2016 Presidential Election Odds: Trump, Clinton, Cruz and Sanders21 April, 2016; Washington, DC: At Sports Insights, we have been tracking the 2016 election for some time now. However, we do not focus on the polls or what the pundits are saying, we focus exclusively on how the oddsmakers are assessing the race. Our goal is to highlight to our members which candidates are providing value so that they can make the smartest “futures” bet possible.
 
(A futures bet is a wager on a game or event that will not take place until several months or years in the future. For example, right now the Patriots are +600 to win next year’s Super Bowl (odds via Bovada). So if you put a $100 futures bet on the Patriots right now, you would win $600 if the Patriots win the Super Bowl).
 
 
At the time, Hillary Clinton was a +105 favorite to win the presidency (odds via Sportsbook). This means that a $100 futures bet on Clinton would pay out $105 if she is elected president.
 
Jeb Bush was the runner-up at +850, followed by Marco Rubio (+1200), Scott Walker (+1500), John Kasich (+3000) and Paul Ryan (+3500). Ben Carson, Chris Christie and Ted Cruz were all listed at +4000.
 
Interestingly, Bernie Sanders wasn’t even considered a legitimate candidate at the time. He opened at +6500, well-behind fellow Democrats Elizabeth Warren (+5000) and Joe Biden (+5000).
 
Even more mind-blowing is the fact that Donald Trump wasn’t even listed at all. Simply put, the idea that Trump could become president was so unimaginable back in May of 2015 that the oddsmakers didn’t even provide him as a betting option.
 
Much has changed over the course of the past 12 months.
 
After her big win in New York, Clinton is now a -1500 favorite to win the Democratic nomination and a -275 favorite to win the White House (odds via Bovada). That means if you want to bet Clinton to be the Democratic nominee, you would have to risk $1500 to win $100. If you want to bet Clinton to win the presidency, you would have to risk $275 to win $100.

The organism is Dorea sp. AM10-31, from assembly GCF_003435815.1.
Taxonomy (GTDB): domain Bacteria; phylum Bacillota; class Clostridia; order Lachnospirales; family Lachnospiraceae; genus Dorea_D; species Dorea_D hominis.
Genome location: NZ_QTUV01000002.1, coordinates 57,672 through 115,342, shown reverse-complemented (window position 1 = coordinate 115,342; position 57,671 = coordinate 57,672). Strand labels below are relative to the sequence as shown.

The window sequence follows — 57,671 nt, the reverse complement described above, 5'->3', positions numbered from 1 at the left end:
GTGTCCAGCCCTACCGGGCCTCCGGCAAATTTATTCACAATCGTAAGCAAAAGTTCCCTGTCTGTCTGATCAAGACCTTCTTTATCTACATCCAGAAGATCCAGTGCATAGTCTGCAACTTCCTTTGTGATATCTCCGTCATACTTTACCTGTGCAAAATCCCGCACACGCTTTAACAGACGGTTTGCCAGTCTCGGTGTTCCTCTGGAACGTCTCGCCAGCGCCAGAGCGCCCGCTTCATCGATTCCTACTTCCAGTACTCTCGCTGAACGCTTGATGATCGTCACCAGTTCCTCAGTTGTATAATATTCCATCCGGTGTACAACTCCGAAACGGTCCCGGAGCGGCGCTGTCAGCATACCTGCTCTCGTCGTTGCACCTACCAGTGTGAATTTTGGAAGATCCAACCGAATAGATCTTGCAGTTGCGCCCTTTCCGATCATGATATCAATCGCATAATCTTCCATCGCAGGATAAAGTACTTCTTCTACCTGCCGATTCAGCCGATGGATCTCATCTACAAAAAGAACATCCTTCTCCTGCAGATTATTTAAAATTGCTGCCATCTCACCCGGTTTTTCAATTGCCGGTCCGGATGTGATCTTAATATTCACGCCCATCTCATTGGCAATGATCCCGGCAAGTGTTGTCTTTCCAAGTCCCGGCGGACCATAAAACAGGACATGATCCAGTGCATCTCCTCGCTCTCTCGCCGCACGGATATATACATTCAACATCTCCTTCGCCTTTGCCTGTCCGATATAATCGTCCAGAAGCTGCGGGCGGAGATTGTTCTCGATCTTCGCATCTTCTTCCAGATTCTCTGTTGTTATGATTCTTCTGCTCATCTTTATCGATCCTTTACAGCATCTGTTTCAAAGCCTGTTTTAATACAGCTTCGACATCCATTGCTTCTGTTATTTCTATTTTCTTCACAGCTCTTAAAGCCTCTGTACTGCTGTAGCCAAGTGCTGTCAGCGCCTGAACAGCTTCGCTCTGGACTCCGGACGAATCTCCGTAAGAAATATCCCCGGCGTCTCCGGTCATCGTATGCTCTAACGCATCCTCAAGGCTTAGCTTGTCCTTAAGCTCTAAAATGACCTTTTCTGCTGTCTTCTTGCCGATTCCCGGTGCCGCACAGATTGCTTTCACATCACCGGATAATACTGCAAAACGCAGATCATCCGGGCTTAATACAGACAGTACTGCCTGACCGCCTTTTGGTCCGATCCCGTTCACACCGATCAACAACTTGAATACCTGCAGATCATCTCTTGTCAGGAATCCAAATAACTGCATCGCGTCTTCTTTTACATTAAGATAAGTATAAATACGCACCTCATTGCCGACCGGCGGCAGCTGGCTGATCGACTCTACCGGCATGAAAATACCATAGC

On the Republican side, Trump is the clear-cut favorite. Back in June of 2015, Trump debuted at +4000 to become the next president (odds via Sportsbook). Now, following his blowout victory in New York, Trump is down to +350, best odds of any Republican and second-best odds overall behind Clinton. (Trump is a -225 favorite to win the Republican nomination).
 
In other words, the oddsmakers are predicting a Clinton vs Trump showdown in November. 
 
Beyond Clinton and Trump, only three other candidates remain in the 2016 conversation.
 
The first is Sanders. 
 
While the media ignores him and the establishment does everything they can to defeat him, Sanders has succeeded in energizing the liberal base and creating a political revolution. After debuting at +6500 to win the presidency, Sanders is now down to +1200, tied for the 3rd-best odds overall behind Clinton and Trump. He is +700 to win the Democratic nomination.
 
The second is Cruz. 
 
Like Sanders, Cruz is +1200 to win the White House. Despite Trump’s massive win in New York, he still may not receive the 1237 delegates needed to win the nomination. This leaves a (small) opening for Cruz, who has become the de-facto alternative to Trump. Cruz is +225 to win the Republican nomination.
 
The third is Kasich. He is currently listed at +3300 to win the White House and +1000 to win the nomination, which means he is a considerable longshot in the eyes of the oddsmakers. Simply put, Kasich is hanging by a thread, but he is still in the conversation.